WHO: Iran, South Asia Ranked Worst in Urban Air Pollution

Air quality continues a downward slide worldwide, according to the World Health Organization

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Carlos Barria / Reuters

Tiny particles are floating in the air. You breathe them in every day. They enter your lungs and, if they’re small enough, they can go directly into your bloodstream. Not all of them are harmful, but like most substances, certain types can become hazardous at higher rates. They can cause heart disease, lung cancer, asthma and other life-threatening diseases and conditions. These tiny particles can kill, and in cities all over the world, the amount of them in the air is rising.

A new report from the World Health Organization looking at data from about 1,100 cities worldwide finds that average levels of particulate matter in the air are about 3 and a half times higher than WHO air quality standards. The report analyzes data on PM10 particles, particulate matter in the air that measures 10 micrometers or less. At this size, particles can easily enter the bloodstream. The WHO recommends an annual average of 20 micrograms per cubic meter as an acceptable level. The global average is 71 micrograms. The worst air quality was reported in Ahwaz, Iran, with reported average levels of 372 micrograms. Other cities at the bottom of the list include Lahore, Pakistan, Ludhiana, India and Ulaanbaatar, Mongolia, each with levels above 200 micrograms.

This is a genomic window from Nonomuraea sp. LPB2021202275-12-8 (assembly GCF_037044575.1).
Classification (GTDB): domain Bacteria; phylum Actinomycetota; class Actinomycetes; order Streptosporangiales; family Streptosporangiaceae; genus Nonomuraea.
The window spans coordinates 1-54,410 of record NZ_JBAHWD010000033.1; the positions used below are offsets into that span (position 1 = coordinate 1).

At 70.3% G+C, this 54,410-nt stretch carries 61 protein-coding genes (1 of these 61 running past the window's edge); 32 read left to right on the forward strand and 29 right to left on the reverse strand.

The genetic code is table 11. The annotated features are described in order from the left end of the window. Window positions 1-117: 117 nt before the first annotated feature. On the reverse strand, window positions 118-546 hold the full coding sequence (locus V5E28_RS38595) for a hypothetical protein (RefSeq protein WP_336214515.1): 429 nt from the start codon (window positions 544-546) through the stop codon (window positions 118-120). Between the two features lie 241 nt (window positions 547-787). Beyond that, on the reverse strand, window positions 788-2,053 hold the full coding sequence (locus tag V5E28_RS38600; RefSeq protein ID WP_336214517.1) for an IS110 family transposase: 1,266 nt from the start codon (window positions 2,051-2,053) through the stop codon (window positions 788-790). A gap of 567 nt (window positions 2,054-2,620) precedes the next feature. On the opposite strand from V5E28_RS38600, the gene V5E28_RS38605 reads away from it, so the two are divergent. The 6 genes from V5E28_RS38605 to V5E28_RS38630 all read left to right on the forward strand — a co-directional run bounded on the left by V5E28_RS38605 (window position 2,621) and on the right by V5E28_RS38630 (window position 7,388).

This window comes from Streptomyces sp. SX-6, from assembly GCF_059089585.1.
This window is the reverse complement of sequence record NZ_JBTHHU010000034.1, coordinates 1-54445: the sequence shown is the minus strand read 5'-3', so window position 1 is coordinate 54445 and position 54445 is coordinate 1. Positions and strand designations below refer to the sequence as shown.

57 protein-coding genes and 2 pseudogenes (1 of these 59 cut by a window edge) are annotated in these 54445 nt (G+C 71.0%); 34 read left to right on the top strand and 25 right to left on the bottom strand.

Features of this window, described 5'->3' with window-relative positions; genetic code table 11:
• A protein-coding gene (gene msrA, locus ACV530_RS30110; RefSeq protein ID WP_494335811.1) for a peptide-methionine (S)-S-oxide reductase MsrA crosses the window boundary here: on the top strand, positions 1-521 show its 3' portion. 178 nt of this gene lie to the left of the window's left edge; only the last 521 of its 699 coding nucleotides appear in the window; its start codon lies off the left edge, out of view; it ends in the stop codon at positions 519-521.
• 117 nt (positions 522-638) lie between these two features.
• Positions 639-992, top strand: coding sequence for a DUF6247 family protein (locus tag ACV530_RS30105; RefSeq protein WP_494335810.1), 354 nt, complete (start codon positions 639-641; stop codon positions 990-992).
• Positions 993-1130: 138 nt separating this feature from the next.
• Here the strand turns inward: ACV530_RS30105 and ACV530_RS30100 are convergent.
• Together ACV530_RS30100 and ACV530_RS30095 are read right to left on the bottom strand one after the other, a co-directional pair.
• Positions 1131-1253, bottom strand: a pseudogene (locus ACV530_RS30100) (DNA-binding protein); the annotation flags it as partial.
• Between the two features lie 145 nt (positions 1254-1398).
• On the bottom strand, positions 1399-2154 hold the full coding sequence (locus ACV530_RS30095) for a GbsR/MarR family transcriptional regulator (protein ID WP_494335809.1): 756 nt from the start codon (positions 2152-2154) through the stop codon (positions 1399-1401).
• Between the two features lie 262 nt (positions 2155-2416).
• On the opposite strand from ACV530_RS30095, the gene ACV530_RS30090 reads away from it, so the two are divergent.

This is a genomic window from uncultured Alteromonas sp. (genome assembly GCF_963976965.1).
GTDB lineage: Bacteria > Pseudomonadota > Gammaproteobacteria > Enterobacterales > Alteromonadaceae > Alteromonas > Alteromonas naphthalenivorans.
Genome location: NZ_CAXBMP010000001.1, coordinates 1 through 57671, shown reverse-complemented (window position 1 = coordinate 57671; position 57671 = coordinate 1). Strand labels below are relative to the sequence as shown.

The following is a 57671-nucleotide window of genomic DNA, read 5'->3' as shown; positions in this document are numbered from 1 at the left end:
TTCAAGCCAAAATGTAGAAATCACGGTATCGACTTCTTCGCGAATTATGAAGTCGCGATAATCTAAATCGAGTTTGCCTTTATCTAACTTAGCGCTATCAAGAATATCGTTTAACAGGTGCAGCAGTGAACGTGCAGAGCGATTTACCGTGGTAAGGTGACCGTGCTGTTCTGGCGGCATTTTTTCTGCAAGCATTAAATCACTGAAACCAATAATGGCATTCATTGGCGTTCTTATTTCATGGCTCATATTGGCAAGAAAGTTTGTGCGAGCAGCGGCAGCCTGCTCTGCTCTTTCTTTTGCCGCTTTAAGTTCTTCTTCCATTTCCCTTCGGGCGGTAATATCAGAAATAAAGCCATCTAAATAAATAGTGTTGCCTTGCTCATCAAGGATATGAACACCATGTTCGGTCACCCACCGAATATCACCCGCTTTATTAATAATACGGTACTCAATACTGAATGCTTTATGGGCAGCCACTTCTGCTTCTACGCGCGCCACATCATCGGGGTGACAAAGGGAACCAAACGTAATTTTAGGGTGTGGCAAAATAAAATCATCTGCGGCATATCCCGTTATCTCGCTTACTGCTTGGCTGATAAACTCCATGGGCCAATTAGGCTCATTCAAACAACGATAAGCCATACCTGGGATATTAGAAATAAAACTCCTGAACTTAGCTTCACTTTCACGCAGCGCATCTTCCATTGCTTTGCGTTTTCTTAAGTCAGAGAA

Commonly produced through fuel-combustion and industrial activity like power production, these particles are increasingly present in urbanized areas. The report finds that the vast majority of urban dwellers are exposed to levels of particulate matter that greatly exceed the WHO’s air quality standards. The Eastern Mediterranean, South East Asia, the Western Pacific and Sub-Saharan Africa all have levels that range from four to seven times the WHO’s 20 micrograms standard.

The data presented in the report was collected between 2003 and 2010, with the majority being collected in 2008 and 2009. The WHO attributes 1.34 million premature deaths in 2008 to urban outdoor air pollution, an increase from the 1.15 million in 2004. The increase is linked to increasing urban populations and urban air pollution. It’s also attributed to improved data reporting and collection methods.

While the regional data suggests that the incidence of harmful particulates is much higher in developing regions, data within regions shows a disproportionate impact on lower income countries. Low- and middle-income nations in the Americas, for instance, are exposed to an annual average of 49 micrograms of particulate matter. Higher income areas (the U.S., the Bahamas and Canada) measure at 21 micrograms. The difference is even more stark in the Western Pacific. Countries like China, Vietnam, and the Philippines are exposed to an average of 93 micrograms, while places like Australia, Japan and the Republic of Korea see about 32 micrograms. This interactive map shows that Mongolia, Botswana, and Pakistan have the highest rates of exposure, with averages at or above roughly 200 micrograms.

The data in this report offers a broad overview of the state of global air quality, and highlights what seems to be a trend of decreasing quality worldwide. And until that quality stops sliding down, the mortality figures are likely to keep rising.

About the Author

  • Nate Berg is a freelance reporter and a former staff writer for CityLab. He lives in Los Angeles.